Justia Civil Rights Opinion Summaries

Articles Posted in Election Law
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New Jersey permits candidates running in primary elections to include beside their name a slogan of up to six words to help distinguish them from others on the ballot but requires that candidates obtain consent from individuals or incorporated associations before naming them in their slogans. Candidates challenged this requirement after their desired slogans were rejected for failure to obtain consent. They argued that ballot slogans are, in effect, part of the campaign and that the consent requirement should be subject to traditional First Amendment scrutiny.The district court disagreed, holding that, though the ballot slogans had an expressive function, the consent requirement regulates the mechanics of the electoral process. The court applied the Anderson-Burdick test. The Third Circuit affirmed. The line separating core political speech from the mechanics of the electoral process “has proven difficult to ascertain.“ The court surveyed the election laws to which the Supreme Court and appellate courts have applied the Anderson-Burdick test, as opposed to a traditional First Amendment analysis, and derived criteria to help distinguish which test is applicable. New Jersey’s consent requirement is subject to Anderson-Burdick’s balancing test; because New Jersey’s interests in ensuring election integrity and preventing voter confusion outweigh the minimal burden imposed on candidates’ speech, the requirement passes that test. View "Mazo v. New Jersey Secretary of State" on Justia Law

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In 2019, Tennessee imposed new requirements for conducting voter-registration activities. The law required individuals to register with the state; complete state-administered “training”; file a “sworn statement” agreeing to obey Tennessee’s voter-registration laws; and return “completed” voter-registration forms within 10 days. Plaintiffs argued that the law significantly burdened their rights of speech and association, in violation of the First Amendment, and was unconstitutionally vague. The court stated that the defendants had offered “little, if any, evidence” in support of the Act’s requirements, “despite having had an opportunity” and held that the plaintiffs were likely to prevail on the merits, further noting “the vagueness about the scope and nature" of the Act. The court “ordered” the defendants “not to take any steps to implement” or otherwise enforce the challenged provisions. The defendants did not appeal. Seven months later, the state repealed the provisions.The district court approved a stipulation to dismiss the case without prejudice. Plaintiffs were awarded attorneys’ fees under 42 U.S.C. 1988, as the “prevailing party.” The Sixth Circuit affirmed. A preliminary injunction that, as a practical matter, concludes the litigation in the plaintiffs’ favor and that is not challenged on appeal, is, in this case, enduring enough to support prevailing-party status under section 1988. View "Tennessee State Conference of the NAACP v. Hargett" on Justia Law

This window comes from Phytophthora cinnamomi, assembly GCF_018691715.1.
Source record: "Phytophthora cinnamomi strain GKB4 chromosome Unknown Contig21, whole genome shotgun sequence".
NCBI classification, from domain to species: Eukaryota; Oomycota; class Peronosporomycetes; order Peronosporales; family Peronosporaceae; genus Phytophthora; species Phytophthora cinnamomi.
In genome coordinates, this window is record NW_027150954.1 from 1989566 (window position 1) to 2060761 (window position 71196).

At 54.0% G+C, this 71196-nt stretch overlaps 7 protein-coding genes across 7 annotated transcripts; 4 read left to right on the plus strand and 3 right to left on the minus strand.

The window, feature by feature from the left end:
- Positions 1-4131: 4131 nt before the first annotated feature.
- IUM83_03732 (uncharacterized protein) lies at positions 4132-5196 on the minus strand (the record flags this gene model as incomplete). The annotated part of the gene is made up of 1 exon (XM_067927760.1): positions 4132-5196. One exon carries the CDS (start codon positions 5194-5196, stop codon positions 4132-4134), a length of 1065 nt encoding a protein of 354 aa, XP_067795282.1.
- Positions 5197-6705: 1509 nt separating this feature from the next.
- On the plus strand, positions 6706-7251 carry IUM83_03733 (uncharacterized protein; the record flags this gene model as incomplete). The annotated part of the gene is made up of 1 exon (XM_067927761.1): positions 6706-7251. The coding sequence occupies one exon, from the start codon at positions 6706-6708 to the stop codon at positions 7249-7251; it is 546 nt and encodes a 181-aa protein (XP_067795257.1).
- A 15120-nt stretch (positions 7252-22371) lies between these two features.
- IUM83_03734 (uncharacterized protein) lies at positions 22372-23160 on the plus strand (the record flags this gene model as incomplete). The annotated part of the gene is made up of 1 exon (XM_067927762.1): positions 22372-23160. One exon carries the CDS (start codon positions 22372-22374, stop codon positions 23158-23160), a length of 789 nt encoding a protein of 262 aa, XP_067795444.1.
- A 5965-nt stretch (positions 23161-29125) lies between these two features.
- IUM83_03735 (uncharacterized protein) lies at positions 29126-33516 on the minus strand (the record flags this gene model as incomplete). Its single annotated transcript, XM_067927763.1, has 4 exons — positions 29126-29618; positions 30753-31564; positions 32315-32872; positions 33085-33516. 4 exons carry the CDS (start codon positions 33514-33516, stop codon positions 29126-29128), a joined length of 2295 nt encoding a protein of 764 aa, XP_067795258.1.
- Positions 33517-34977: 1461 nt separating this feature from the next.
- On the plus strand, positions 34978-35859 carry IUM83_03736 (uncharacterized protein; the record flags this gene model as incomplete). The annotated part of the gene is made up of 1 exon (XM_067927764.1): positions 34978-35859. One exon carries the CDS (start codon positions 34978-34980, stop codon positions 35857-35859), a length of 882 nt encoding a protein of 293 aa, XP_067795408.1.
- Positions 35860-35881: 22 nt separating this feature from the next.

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The Supreme Court denied a writ of mandamus compelling Ohio Secretary of State Frank LaRose to allow Relator to appoint election observers to inspect the counting of votes and compelling LaRose to provide election observers with copies of all software, hardware, and source codes installed on any automatic vote-tabulating machine, holding that Relator was not entitled to the writ.Relator, an independent candidate for Ohio Secretary of State on the November 8, 2022 general-election ballot, brought this expedited election case (1) asserting that Ohio Rev. Code 3505.21, which governs the appointment of election observers, violates constitutional equal protection guarantees because it restricts certified independent candidates' ability to appoint election observers; and (2) asking that tabulating-machine software be "open or unlocked" so that observers "may inspect [the machines] to the source code level[.]" The Supreme Court denied the writ, holding that there was no basis for a writ of mandamus to issue. View "State ex rel. Maras v. LaRose" on Justia Law